Homes: Buy vs Rent?

Most people think that it is better to own a home than to rent a home.  Why is this opinion so prevalent?  People have had several ideas drilled into their heads over and over again:

  1. If you pay $1,000 in rent each month, you will never see that money again.  If you pay $1,000 on your mortgage, it is like putting that money into a savings account (because you can sell the house at the end and get your money back).
  2. Home prices always go up in the long run, meaning owning a home is like having an investment that you can live in.
  3. Owning a home is the “American Dream”.  You can customize your house however you like and live there forever in your castle.
  4. It’s fun & profitable to “flip” houses…. buy a rundown home cheap & then fix it up & resell it for a profit.

All of these are great benefits right? Everyone should own a home right or at least the majority of people?


Each of the points above comes with MAJOR caveats and there are also very strong points on the other side. Some concerns with items 1-4 above:

  1. The monthly cost of renting is usually far cheaper than the monthly cost of owning and you can quit anytime.  The monthly payment on a $300k 30-year mortgage with a 5% interest rate is $1,610.  Renting a comparable place is generally much cheaper.  You are also forced into a contract for 30 years, have to pay 6% commission to the buying & selling agents ($18,000), pay all the closing costs (surveyor, appraisal, loan processing, government offices)- generally $6-10,000.  You generally don’t notice all these other costs because the real estate agents & loan officers are smart enough to build it into your loan so you don’t think about it.
  2. Home prices do not appreciate faster than inflation. According to the National Association of Realtors (the guys who make trillions helping you buy & sell houses), the price of existing homes increased 5.4% annually from 1968 to 2009.  After you adjust for increases in the size of a home (remodels & add-ons), the actual price increased at a 3.7% rate each year… while general inflation over the same period was 4.4%!!!  Another respected metric, the Case-Schiller Index (which tracks sales of the SAME homes), shows the average home price increasing 3.4% annually from 1987 to 2009… while inflation was 2.9% over the same period.
  3. Owning isn’t as fun as you might think. As most homeowners can attest, houses are very expensive & difficult to maintain.  A renter can call the landlord to fix broken pipes, dangerous electrical setups, gas leaks, paint the house inside & out, maintain the landscaping, refinish the hardwood floors, recarpet the floors, change the locks, fix broken windows, exterminate pests, handle government permits and on down an eternal list of things to do.  As a homeowner, you must either educate yourself how to do these things or hire contractors and pay out the nose for it.  Guess how much it costs to have a pro install a new water heater? $800-2,000.  Repaint the house? $5,500 for 3,000 sq. feet- and should be redone every 3 years.  You are also stuck in the house for better or worse.  It is far more difficult to move elsewhere for work or life reasons if you own a home rather than rent.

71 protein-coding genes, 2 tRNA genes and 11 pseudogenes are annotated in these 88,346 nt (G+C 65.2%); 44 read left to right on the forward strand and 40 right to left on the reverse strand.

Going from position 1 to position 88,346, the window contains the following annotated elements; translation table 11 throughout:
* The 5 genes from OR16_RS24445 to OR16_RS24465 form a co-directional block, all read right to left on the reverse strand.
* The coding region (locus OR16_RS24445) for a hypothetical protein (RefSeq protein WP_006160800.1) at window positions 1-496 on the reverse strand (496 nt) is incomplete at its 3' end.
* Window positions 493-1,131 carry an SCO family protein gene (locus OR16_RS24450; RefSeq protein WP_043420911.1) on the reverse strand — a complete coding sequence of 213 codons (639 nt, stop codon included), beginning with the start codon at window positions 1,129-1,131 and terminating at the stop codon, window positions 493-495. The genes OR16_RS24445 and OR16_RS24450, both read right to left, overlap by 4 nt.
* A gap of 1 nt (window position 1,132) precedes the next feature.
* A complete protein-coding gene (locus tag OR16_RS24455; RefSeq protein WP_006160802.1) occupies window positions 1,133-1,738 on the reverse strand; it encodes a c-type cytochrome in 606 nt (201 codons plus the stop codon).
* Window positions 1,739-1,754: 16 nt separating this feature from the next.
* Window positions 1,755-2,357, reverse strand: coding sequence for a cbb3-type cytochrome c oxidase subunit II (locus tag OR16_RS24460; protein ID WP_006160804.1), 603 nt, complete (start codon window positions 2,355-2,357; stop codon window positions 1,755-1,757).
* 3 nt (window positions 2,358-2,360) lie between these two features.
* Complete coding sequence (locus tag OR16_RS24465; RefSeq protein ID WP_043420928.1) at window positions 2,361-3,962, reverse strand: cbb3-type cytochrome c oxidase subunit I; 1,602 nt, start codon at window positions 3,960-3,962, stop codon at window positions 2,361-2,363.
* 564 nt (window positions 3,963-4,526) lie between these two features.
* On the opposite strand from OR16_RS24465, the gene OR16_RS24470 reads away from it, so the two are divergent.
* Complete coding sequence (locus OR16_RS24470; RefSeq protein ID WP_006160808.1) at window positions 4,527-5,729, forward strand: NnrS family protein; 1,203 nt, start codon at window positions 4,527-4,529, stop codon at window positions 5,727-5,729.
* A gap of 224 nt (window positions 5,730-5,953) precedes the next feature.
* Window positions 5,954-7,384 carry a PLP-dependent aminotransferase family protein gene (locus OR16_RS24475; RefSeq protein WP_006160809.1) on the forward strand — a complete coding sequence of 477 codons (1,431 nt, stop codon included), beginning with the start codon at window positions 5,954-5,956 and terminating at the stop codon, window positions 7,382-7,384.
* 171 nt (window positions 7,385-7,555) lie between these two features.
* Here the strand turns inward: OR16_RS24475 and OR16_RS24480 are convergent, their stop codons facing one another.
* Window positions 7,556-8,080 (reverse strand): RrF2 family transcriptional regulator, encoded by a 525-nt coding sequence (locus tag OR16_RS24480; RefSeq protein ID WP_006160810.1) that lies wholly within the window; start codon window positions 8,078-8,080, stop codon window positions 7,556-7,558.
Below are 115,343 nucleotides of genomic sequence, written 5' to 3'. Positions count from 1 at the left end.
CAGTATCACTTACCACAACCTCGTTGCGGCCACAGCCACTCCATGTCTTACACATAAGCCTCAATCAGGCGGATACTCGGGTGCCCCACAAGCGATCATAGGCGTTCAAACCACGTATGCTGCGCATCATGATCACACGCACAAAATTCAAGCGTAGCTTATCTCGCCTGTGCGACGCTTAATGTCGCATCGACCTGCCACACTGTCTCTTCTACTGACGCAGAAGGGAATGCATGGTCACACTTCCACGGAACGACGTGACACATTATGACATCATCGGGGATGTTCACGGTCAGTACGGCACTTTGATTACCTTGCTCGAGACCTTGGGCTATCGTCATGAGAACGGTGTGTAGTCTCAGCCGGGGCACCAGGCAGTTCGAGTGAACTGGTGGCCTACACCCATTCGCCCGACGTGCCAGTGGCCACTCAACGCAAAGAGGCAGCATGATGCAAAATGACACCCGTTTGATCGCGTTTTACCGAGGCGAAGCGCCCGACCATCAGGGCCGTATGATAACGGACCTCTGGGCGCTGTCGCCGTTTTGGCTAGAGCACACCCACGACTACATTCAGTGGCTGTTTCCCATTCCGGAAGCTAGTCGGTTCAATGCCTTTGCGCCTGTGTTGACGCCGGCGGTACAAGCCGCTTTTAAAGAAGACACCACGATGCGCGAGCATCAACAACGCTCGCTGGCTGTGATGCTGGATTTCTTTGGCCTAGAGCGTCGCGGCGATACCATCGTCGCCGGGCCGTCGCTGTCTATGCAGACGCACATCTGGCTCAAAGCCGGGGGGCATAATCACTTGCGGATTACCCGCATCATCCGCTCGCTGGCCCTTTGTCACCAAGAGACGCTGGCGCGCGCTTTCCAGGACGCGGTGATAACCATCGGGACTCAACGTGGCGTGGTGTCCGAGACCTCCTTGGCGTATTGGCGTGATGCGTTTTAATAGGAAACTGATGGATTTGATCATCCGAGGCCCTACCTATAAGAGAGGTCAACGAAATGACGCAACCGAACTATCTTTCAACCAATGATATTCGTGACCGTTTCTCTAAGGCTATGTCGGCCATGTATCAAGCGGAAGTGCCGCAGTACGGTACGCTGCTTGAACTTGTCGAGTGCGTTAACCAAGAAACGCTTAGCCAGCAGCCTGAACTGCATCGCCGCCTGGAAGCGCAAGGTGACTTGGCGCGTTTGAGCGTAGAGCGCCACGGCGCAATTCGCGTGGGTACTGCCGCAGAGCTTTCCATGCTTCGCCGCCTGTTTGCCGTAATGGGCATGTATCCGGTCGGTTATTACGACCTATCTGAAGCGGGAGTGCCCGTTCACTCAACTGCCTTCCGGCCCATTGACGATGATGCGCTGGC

4. Flipping houses is best left to professionals. Several good friends of mine during high school had parents who flipped homes professionally.  Their parents had engineering degrees and ran successful construction companies.  They handled all the work themselves and had their regular employees work directly under their supervision.  During the boom times of the 90s and early 00’s they made great money, though they still had to deal with endless headaches (sketchy contractors, cost overruns, scheduling issues, city permits, etc.)  Now that the market crashed over the last two years, they are barely ekeing by and a couple have even been forced into bankruptcy.  The real estate industry is like any other business- tough & requires thorough knowledge and planning to be successful.  My guess is that unless you have trained under a company that flips houses regularly, you will have a tough time profitably flipping yours.  Also, don’t forget to factor in the cost of your own work- you wouldn’t work for free for your employer right?  You should factor it in when working for yourself too.  If you could make $20/ hour doing secretarial work, why would you put in 2,000 hours flipping a house for a profit of only $30,000?  You could’ve made $40,000 typing instead of digging holes, breathing paint fumes and scalding your hands on pipes!

The benefits of renting over owning are numerous for people who are not professionals.  You can move anytime you get a new job quickly and easily, you have no long term financial commitments which frees up your money for investing in areas you ARE an expert in, you don’t have to deal with contractors who do half the work then quit, you don’t have to breathe paint fumes, you don’t have to try to figure out how to redo the crown moulding, you don’t have to resod your front lawn (a hellish job), and you don’t have to pay enormous transaction fees for buying & selling.

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Joel Gross

Joel Gross is the CEO of Coalition Technologies.

One thought on “Homes: Buy vs Rent?”

  1. I rather buy a $120k house and pay it off in 12 years with a roommate than to keep paying rent for the rest of my life.

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